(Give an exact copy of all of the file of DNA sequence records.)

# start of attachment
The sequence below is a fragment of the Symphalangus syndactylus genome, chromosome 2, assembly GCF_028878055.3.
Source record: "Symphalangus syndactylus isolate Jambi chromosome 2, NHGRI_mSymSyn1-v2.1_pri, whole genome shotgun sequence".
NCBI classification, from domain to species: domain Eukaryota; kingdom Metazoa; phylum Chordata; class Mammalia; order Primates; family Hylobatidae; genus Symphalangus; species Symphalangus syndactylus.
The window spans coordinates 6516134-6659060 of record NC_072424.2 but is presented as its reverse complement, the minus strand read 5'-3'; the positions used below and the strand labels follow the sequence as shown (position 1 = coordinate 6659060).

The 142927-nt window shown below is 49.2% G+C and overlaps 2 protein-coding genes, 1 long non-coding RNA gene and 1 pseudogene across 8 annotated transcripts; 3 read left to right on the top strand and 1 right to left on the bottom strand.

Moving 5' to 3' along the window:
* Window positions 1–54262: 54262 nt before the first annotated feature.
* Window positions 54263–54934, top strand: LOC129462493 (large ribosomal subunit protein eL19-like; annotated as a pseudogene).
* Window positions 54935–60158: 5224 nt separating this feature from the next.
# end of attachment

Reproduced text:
The sequence below is a fragment of the Symphalangus syndactylus genome, chromosome 2, assembly GCF_028878055.3.
Source record: "Symphalangus syndactylus isolate Jambi chromosome 2, NHGRI_mSymSyn1-v2.1_pri, whole genome shotgun sequence".
NCBI classification, from domain to species: domain Eukaryota; kingdom Metazoa; phylum Chordata; class Mammalia; order Primates; family Hylobatidae; genus Symphalangus; species Symphalangus syndactylus.
The window spans coordinates 6516134-6659060 of record NC_072424.2 but is presented as its reverse complement, the minus strand read 5'-3'; the positions used below and the strand labels follow the sequence as shown (position 1 = coordinate 6659060).

The 142927-nt window shown below is 49.2% G+C and overlaps 2 protein-coding genes, 1 long non-coding RNA gene and 1 pseudogene across 8 annotated transcripts; 3 read left to right on the top strand and 1 right to left on the bottom strand.

Moving 5' to 3' along the window:
* Window positions 1–54262: 54262 nt before the first annotated feature.
* Window positions 54263–54934, top strand: LOC129462493 (large ribosomal subunit protein eL19-like; annotated as a pseudogene).
* Window positions 54935–60158: 5224 nt separating this feature from the next.